• Just say itpublic void shouldPreDeployApplication() { // given Artifact artifact = mock(Artifact.class); when(artifact.getFileName()) .thenReturn(ARTIFACT_FILE_NAME); ServerConfiguration config = new ServerConfiguration(ADDRESS, USER, KEY_FILE, TOMCAT_PATH, TEMP_PATH); Tomcat tomcat = new Tomcat(HTTP_TOMCAT_URL, config); // when tomcat.preDeploy(artifact, new FakeWar(WAR_FILE_LENGTH)); // then SSHServerAssert.assertThat(ARTIFACT_FILE_NAME) .existsOnServer(tomcat).hasSize(WAR_FILE_LENGTH);}
  • Asserting using private methods@Testpublic void testChargeInRetryingState() throws Exception { // given TxDTO request = createTxDTO(RequestType.CHARGE); AndroidTransaction androidTransaction = ... // when final TxDTO txDTO = processor.processRequest(request); // then List<AndroidTransactionStep> steps = new ArrayList<>(androidTransaction.getSteps()); AndroidTransactionStep lastStep = steps.get(steps.size() - 1); assertEquals(lastStep.getTransactionState(), CHARGED_PENDING); assertEquals(txDTO.getResultCode(), CHARGED);}
  • Asserting using private methods@Testpublic void testChargeInRetryingState() throws Exception { // given TxDTO request = createTxDTO(RequestType.CHARGE); AndroidTransaction androidTransaction = ... // when final TxDTO txDTO = processor.processRequest(request); // then assertState(request, androidTransaction, CHARGED, CHARGE_PENDING, AS_ANDROID_TX_STATE, ClientMessage.SUCCESS, ResultCode.SUCCESS);}
  • Matchers vs. private methodsassertState(TxDTO txDTO, AndroidTransaction androidTransaction, AndroidTransactionState expectedAndroidState, AndroidTransactionState expectedPreviousAndroidState, ExtendedState expectedState, String expectedClientStatus, ResultCode expectedRequestResultCode) { final List<AndroidTransactionStep> steps = new ArrayList<>(androidTransaction.getTransactionSteps()); final boolean checkPreviousStep = expectedAndroidState != null; assertTrue(steps.size() >= (checkPreviousStep ? 3 : 2)); if (checkPreviousStep) { AndroidTransactionStep lastStep = steps.get(steps.size() - 2); assertEquals(lastStep.getTransactionState(), expectedPreviousAndroidState); } final AndroidTransactionStep lastStep = steps.get(steps.size() - 1); assertEquals(lastStep.getTransactionState(), expectedAndroidState); assertEquals(lastStep.getMessage(), expectedClientStatus); assertEquals(txDTO.getResultCode(), expectedRequestResultCode); assertEquals(androidTransaction.getState(), expectedAndroidState); assertEquals(androidTransaction.getExtendedState(), expectedState); if (expectedClientStatus == null) { verifyZeroInteractions(client); }}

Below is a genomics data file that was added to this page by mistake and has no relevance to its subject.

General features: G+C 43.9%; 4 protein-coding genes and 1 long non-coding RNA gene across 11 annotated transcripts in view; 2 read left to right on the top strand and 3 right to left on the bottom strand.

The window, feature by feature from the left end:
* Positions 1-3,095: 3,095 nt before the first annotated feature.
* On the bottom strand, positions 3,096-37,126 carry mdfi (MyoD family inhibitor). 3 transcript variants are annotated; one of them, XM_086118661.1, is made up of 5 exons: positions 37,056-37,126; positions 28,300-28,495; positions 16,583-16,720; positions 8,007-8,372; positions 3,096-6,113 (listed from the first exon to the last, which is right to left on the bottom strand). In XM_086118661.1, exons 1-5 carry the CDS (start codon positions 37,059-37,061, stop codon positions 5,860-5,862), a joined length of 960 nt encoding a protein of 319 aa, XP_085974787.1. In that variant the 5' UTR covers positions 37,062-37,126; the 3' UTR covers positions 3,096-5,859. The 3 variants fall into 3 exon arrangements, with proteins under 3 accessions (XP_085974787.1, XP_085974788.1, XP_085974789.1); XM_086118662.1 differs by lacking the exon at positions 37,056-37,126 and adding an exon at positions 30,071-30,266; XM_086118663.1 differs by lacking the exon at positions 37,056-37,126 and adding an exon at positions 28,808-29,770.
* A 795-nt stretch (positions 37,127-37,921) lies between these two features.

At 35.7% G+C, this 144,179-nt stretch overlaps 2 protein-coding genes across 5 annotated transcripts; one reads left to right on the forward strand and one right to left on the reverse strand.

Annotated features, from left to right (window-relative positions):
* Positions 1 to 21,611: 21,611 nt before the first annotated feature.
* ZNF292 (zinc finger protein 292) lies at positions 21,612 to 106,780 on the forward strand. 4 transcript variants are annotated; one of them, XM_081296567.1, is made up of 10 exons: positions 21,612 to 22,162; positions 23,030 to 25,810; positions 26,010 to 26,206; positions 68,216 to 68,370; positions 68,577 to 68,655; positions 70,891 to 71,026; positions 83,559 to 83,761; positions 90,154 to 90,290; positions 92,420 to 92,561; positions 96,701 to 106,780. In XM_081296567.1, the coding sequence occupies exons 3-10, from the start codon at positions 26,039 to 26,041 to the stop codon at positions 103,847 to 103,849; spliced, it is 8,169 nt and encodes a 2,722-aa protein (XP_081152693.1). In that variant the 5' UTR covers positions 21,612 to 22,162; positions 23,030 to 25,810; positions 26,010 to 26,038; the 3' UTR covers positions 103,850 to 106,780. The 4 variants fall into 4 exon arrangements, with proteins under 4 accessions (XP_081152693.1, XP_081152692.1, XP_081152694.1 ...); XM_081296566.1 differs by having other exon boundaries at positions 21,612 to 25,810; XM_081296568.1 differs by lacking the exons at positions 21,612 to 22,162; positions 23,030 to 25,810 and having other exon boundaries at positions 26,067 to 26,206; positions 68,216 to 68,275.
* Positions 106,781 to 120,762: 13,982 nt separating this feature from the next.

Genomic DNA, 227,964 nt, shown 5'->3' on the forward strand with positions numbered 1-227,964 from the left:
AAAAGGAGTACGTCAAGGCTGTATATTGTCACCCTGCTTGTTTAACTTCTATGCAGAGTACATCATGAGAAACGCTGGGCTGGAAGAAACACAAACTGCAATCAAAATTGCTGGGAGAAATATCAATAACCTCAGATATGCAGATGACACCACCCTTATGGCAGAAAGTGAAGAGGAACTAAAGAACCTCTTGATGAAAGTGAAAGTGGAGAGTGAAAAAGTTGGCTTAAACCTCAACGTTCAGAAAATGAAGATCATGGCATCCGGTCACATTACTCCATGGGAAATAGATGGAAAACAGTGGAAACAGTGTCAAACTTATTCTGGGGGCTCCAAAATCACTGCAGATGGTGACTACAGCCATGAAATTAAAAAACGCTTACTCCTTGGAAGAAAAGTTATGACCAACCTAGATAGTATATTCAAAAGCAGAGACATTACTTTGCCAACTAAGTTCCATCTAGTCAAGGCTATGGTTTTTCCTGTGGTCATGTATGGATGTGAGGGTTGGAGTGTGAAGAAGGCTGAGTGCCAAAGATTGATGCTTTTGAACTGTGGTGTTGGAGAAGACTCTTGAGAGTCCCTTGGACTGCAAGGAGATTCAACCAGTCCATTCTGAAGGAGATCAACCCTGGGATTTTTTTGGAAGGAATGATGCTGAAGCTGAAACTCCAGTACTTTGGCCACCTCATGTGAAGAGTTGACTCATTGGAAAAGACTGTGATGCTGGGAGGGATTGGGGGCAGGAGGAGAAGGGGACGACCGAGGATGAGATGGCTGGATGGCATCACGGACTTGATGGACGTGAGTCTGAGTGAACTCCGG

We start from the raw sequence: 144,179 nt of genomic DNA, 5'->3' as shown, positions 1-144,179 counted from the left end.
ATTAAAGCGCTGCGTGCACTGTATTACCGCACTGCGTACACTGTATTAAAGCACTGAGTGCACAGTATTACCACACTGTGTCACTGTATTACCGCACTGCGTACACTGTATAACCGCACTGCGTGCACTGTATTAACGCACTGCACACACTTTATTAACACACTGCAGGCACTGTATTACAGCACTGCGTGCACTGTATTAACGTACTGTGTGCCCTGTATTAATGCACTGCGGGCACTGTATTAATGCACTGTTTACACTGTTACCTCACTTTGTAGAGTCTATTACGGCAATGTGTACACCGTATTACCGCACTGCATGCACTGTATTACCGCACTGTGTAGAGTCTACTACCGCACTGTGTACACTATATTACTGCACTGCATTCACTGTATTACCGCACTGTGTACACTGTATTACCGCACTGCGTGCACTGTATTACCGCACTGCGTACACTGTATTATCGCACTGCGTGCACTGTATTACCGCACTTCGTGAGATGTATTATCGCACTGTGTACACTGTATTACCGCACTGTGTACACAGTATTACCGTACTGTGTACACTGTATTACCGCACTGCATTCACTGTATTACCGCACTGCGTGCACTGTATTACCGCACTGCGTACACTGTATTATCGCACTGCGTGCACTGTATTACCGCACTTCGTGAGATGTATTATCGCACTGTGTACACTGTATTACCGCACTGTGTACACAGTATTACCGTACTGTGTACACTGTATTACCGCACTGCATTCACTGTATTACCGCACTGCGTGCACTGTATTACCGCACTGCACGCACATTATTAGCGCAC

• Matchers vs. private methods@Testpublic void testChargeInRetryingState() throws Exception { // given TxDTO request = createTxDTO(CHARGE); AndroidTransaction androidTransaction = ... // when final TxDTO txDTO = processor.processRequest(request); // then assertThat(androidTransaction).hasState(CHARGED) .hasMessage(ClientMessage.SUCCESS) .hasPreviousState(CHARGE_PENDING) .hasExtendedState(null); assertEquals(txDTO.getResultCode(), ResultCode.SUCCESS);}
  • Asserting implementation detailspublic void invalidTxShouldBeCanceled() { ... String fileContent = FileUtils.getContentOfFile("response.csv"); assertTrue(fileContent.contains( "CANCEL,123,123cancel,billing_id_123_cancel,SUCCESS,"));}
  • Asserting implementation detailspublic void invalidTxShouldBeCanceled() { ... String fileContent = FileUtils.getContentOfFile("response.csv"); assertTrue(fileContent.contains( "CANCEL,123,123cancel,billing_id_123_cancel,SUCCESS,"));}public void invalidTxShouldBeCanceled() { ... String fileContent = FileUtils.getContentOfFile("response.csv"); TxDTOAssert.assertThat(fileContent) .hasTransaction("123cancel").withResultCode(SUCCESS);}
  • Know your tools• Unit testing framework • Additional libraries • Use of temporary file rule • Hamcrest, FEST, Mockito, • Listeners catch-exception, awaitility, … • Concurrency • Build tool • @Before/@After • Parallel execution • Parametrized tests • CI • Test dependencies • IDE • Templates • Shortcuts
  • Expected exceptions@Test(expected=IndexOutOfBoundsException.class)public void shouldThrowExceptionGettingElementOutsideTheList() { MyList<Integer> list = new MyList<Integer>(); list.add(0); list.add(1); list.get(2);}
  • Expected exceptions@Test(expected=IndexOutOfBoundsException.class)public void shouldThrowExceptionGettingElementOutsideTheList() { MyList<Integer> list = new MyList<Integer>(); list.add(0); list.add(1); list.get(2);} http://code.google.com/p/catch-exception/ @Test public void shouldThrowExceptionGettingtElementOutsideTheList() MyList<Integer> list = new MyList<Integer>(); list.add(0); list.add(1); catchException(list).get(2); assertThat(caughtException()) .isExactlyInstanceOf(IndexOutOfBoundsException.c }
  • Expected exceptions (with catch-exception)@Testpublic void shouldThrowException() throws SmsException { catchException(gutExtractor) .extractGut(„invalid gut”); then(caughtException()) .isInstanceOf(SmsException.class) .hasMessage("Invalid gut") .hasNoCause();} http://code.google.com/p/catch-exception/
  • Awaitility @Test public void updatesCustomerStatus() throws Exception { // Publish an asynchronous event: publishEvent(updateCustomerStatusEvent); // Awaitility lets you wait until // the asynchronous operation completes: await().atMost(5, SECONDS) .until(costumerStatusIsUpdated()); ... } http://code.google.com/p/awaitility/